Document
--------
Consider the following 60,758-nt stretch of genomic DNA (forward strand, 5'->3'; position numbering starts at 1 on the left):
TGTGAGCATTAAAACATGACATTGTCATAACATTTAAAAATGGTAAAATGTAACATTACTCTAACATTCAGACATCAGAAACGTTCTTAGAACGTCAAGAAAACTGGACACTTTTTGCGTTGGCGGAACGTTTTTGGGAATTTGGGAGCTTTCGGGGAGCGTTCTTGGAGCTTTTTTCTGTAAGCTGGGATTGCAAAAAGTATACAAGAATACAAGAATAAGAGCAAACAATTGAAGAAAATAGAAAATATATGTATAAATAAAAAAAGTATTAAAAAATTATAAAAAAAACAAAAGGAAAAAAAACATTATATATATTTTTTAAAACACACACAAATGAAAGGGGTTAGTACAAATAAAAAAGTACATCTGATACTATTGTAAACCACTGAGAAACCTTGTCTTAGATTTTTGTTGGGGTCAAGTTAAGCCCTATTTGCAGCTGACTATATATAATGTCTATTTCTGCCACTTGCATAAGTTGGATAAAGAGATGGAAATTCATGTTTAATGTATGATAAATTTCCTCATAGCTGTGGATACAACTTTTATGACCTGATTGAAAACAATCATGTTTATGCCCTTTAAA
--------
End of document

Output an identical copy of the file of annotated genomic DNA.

Consider the following 60,758-nt stretch of genomic DNA (forward strand, 5'->3'; position numbering starts at 1 on the left):
TGTGAGCATTAAAACATGACATTGTCATAACATTTAAAAATGGTAAAATGTAACATTACTCTAACATTCAGACATCAGAAACGTTCTTAGAACGTCAAGAAAACTGGACACTTTTTGCGTTGGCGGAACGTTTTTGGGAATTTGGGAGCTTTCGGGGAGCGTTCTTGGAGCTTTTTTCTGTAAGCTGGGATTGCAAAAAGTATACAAGAATACAAGAATAAGAGCAAACAATTGAAGAAAATAGAAAATATATGTATAAATAAAAAAAGTATTAAAAAATTATAAAAAAAACAAAAGGAAAAAAAACATTATATATATTTTTTAAAACACACACAAATGAAAGGGGTTAGTACAAATAAAAAAGTACATCTGATACTATTGTAAACCACTGAGAAACCTTGTCTTAGATTTTTGTTGGGGTCAAGTTAAGCCCTATTTGCAGCTGACTATATATAATGTCTATTTCTGCCACTTGCATAAGTTGGATAAAGAGATGGAAATTCATGTTTAATGTATGATAAATTTCCTCATAGCTGTGGATACAACTTTTATGACCTGATTGAAAACAATCATGTTTATGCCCTTTAAA